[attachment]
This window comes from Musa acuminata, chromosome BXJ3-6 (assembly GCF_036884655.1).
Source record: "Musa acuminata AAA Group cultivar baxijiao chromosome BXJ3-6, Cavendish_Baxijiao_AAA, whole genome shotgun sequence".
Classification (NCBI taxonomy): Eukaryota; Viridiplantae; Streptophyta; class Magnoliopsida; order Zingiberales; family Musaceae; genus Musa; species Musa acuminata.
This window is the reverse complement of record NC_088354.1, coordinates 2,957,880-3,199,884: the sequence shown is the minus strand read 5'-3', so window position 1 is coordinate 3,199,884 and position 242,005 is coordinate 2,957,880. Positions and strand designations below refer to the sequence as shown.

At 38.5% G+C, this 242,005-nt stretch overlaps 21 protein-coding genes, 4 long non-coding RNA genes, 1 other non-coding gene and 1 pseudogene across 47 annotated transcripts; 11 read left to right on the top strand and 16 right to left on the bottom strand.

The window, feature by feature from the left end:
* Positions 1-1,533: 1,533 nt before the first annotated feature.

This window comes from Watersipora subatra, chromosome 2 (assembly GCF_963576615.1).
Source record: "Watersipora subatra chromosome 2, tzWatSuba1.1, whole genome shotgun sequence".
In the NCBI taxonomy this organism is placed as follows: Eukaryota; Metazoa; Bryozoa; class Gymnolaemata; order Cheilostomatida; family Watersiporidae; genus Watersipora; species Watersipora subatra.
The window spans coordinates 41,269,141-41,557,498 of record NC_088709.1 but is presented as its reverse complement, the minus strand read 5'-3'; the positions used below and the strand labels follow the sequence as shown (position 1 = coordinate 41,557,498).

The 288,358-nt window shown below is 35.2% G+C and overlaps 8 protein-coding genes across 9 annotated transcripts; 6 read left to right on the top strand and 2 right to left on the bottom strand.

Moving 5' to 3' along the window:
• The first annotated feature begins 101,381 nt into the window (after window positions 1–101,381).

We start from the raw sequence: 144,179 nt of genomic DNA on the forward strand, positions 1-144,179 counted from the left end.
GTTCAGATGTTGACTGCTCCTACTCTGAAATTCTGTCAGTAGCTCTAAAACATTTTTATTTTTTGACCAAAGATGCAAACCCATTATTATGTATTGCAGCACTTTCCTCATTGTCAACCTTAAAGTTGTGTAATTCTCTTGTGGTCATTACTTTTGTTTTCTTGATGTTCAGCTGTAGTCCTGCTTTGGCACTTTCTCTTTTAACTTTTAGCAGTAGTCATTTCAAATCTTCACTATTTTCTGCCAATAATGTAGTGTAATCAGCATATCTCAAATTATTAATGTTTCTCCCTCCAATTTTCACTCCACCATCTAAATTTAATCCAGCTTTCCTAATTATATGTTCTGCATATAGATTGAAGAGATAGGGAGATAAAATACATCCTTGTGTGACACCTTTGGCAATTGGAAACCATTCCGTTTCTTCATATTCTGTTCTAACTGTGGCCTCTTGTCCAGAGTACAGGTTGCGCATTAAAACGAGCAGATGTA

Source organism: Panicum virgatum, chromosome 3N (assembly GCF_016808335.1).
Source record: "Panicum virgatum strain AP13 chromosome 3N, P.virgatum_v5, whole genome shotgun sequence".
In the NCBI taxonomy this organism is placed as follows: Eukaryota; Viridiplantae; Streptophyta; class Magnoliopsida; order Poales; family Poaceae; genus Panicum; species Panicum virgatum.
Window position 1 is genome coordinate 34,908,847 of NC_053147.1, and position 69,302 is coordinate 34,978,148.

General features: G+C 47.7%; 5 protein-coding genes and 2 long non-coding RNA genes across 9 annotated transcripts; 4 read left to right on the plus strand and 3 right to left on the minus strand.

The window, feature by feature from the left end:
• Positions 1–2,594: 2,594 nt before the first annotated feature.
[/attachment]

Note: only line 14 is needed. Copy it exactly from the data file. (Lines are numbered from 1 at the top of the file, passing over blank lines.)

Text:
• The first annotated feature begins 101,381 nt into the window (after window positions 1–101,381).